The problems in housing have been a serious drag on the overall economy - slashing more than a full percentage point off growth in some quarters. And those adverse effects will get worse in coming months, many private economists believe, reflecting the fallout from the severe credit crunch that hit in August.
The betting is that the overall economy will be able to avoid a recession, but it will be a close call with the point of maximum danger still ahead.
"I think the housing market has got another year of very weak sales, falling construction and lower home prices. And all of that assumes that the economy holds together reasonably well and we don't have a recession," said Mark Zandi, the chief economist at Moody's Economy.com.
The biggest worry is that mortgage financing problems will grow even more severe, with soaring defaults dumping more homes onto an already glutted market, driving prices down further.
In a new report, the Joint Economic Committee estimates there will be 1.3 million foreclosures from mid-2007 through 2009 in subprime mortgages, loans provided to borrowers with weak credit histories.
Those foreclosures will wipe out an estimated $71 billion in housing wealth directly and another $32 billion indirectly by lowering the values of neighboring homes, according to the report by the JEC's Democratic staff. The report predicts that will end up costing states $917 million in lost property tax revenue through the end of 2009. The states of California, New York, New Jersey and Florida are expected to be among the biggest losers.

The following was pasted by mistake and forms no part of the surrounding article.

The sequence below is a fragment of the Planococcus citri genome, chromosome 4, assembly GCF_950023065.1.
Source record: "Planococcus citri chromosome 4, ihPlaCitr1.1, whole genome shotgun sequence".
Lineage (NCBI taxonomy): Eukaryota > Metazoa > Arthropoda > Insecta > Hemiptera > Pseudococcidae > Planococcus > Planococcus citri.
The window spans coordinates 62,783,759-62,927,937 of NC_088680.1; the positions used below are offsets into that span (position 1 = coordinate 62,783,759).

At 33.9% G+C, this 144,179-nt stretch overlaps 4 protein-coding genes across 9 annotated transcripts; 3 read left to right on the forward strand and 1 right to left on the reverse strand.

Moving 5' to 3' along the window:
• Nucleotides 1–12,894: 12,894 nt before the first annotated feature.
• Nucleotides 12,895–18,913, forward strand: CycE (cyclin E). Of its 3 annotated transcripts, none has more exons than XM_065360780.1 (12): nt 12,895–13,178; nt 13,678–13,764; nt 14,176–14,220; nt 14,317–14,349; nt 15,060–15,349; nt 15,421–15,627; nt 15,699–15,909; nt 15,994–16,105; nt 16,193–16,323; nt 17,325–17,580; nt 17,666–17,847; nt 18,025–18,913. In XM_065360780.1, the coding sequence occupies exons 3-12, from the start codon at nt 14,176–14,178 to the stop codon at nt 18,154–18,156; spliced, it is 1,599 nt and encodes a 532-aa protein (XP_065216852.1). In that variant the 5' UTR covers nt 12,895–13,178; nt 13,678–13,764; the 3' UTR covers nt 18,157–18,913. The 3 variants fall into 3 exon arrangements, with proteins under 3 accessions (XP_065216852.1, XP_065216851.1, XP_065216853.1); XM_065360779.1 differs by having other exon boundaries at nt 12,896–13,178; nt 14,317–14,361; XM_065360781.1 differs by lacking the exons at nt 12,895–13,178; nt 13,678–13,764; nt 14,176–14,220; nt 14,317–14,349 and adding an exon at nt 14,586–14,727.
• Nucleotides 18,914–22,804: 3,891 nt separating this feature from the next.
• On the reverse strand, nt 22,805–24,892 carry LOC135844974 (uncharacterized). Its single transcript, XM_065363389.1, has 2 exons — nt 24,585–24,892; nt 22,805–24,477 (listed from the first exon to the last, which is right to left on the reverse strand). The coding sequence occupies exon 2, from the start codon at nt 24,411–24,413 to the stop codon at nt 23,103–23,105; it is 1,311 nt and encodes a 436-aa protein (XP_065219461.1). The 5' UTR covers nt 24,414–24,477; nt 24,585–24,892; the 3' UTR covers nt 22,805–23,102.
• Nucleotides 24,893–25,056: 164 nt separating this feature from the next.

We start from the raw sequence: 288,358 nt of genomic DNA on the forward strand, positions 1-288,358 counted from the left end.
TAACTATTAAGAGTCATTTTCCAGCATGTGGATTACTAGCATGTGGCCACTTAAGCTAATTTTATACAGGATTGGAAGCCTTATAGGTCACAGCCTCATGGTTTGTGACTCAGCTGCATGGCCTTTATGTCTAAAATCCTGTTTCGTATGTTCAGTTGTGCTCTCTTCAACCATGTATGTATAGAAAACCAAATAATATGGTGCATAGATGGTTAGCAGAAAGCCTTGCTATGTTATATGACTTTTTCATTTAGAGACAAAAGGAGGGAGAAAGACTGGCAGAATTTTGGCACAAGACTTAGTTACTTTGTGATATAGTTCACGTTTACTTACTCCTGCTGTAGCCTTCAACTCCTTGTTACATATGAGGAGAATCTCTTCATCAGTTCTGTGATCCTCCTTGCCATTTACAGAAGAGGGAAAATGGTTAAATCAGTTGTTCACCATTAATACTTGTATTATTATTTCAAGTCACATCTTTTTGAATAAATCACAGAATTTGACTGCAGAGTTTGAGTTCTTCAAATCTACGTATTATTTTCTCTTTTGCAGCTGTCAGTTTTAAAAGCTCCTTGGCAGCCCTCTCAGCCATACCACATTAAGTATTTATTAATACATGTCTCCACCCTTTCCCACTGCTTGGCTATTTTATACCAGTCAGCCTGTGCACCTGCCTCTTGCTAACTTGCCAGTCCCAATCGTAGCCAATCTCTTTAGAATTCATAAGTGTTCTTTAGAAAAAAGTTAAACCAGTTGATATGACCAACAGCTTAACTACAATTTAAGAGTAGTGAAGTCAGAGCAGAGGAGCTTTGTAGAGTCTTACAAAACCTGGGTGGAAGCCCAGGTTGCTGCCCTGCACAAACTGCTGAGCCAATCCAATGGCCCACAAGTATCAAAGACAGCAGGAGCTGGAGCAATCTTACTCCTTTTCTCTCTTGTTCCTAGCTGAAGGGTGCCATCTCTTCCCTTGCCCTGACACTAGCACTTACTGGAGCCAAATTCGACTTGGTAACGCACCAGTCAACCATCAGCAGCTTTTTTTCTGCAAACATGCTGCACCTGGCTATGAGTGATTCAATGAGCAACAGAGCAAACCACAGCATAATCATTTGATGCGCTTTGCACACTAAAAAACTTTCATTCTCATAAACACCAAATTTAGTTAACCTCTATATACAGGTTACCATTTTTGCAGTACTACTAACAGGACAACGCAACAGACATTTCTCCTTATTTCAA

"We are looking at a tsunami of subprime foreclosures that has been hitting subprime borrowers hard and is on track to hit prime borrowers and the economy as well by lowering property values and reducing local tax revenues," said Sen. Charles Schumer, D-N.Y., who has been lobbying the Bush administration to provide more assistance to help homeowners avoid defaulting on their mortgages.
JEC economists caution that their forecast is heavily dependent on how much home prices decline during the slump. If the downturn turns out to be worse, it will mean even bigger price declines, more foreclosures and more dollar losses in both home values and property tax collections.
Home prices have declined close to 4 percent from their peak set in early 2006, according to the Standard & Poor's/Case-Schiller index. David Wyss, chief economist at Standard & Poor's, believes that before the downturn is over, home prices will fall by 11 percent, according to this gauge.